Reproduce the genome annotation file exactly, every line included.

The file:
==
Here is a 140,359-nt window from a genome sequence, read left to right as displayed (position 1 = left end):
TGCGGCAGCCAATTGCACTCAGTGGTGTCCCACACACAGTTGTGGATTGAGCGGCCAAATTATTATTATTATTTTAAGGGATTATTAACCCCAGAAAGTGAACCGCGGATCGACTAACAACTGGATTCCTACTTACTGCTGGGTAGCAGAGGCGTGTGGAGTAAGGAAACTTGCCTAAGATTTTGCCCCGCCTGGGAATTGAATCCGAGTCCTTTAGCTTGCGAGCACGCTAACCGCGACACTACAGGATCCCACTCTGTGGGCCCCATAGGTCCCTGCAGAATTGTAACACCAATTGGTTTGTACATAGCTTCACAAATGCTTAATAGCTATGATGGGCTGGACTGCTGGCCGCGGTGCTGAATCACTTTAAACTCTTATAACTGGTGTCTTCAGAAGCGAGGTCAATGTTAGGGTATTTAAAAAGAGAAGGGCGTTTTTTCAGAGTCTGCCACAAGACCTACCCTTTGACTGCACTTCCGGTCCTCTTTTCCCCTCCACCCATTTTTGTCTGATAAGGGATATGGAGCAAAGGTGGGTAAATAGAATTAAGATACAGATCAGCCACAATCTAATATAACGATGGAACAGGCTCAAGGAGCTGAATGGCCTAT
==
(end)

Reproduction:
Here is a 140,359-nt window from a genome sequence, read left to right as displayed (position 1 = left end):
TGCGGCAGCCAATTGCACTCAGTGGTGTCCCACACACAGTTGTGGATTGAGCGGCCAAATTATTATTATTATTTTAAGGGATTATTAACCCCAGAAAGTGAACCGCGGATCGACTAACAACTGGATTCCTACTTACTGCTGGGTAGCAGAGGCGTGTGGAGTAAGGAAACTTGCCTAAGATTTTGCCCCGCCTGGGAATTGAATCCGAGTCCTTTAGCTTGCGAGCACGCTAACCGCGACACTACAGGATCCCACTCTGTGGGCCCCATAGGTCCCTGCAGAATTGTAACACCAATTGGTTTGTACATAGCTTCACAAATGCTTAATAGCTATGATGGGCTGGACTGCTGGCCGCGGTGCTGAATCACTTTAAACTCTTATAACTGGTGTCTTCAGAAGCGAGGTCAATGTTAGGGTATTTAAAAAGAGAAGGGCGTTTTTTCAGAGTCTGCCACAAGACCTACCCTTTGACTGCACTTCCGGTCCTCTTTTCCCCTCCACCCATTTTTGTCTGATAAGGGATATGGAGCAAAGGTGGGTAAATAGAATTAAGATACAGATCAGCCACAATCTAATATAACGATGGAACAGGCTCAAGGAGCTGAATGGCCTAT